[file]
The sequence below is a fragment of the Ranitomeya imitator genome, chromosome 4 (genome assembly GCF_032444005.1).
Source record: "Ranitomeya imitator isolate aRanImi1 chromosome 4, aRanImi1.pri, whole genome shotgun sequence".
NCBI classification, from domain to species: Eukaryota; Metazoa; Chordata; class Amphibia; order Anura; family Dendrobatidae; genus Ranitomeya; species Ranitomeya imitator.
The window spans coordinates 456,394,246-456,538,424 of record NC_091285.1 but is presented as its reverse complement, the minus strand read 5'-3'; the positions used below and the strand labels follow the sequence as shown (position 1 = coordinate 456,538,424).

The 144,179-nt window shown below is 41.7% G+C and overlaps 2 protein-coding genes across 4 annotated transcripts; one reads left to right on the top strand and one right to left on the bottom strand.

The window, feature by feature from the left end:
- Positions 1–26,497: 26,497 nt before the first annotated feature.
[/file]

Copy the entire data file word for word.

The sequence below is a fragment of the Ranitomeya imitator genome, chromosome 4 (genome assembly GCF_032444005.1).
Source record: "Ranitomeya imitator isolate aRanImi1 chromosome 4, aRanImi1.pri, whole genome shotgun sequence".
NCBI classification, from domain to species: Eukaryota; Metazoa; Chordata; class Amphibia; order Anura; family Dendrobatidae; genus Ranitomeya; species Ranitomeya imitator.
The window spans coordinates 456,394,246-456,538,424 of record NC_091285.1 but is presented as its reverse complement, the minus strand read 5'-3'; the positions used below and the strand labels follow the sequence as shown (position 1 = coordinate 456,538,424).

The 144,179-nt window shown below is 41.7% G+C and overlaps 2 protein-coding genes across 4 annotated transcripts; one reads left to right on the top strand and one right to left on the bottom strand.

The window, feature by feature from the left end:
- Positions 1–26,497: 26,497 nt before the first annotated feature.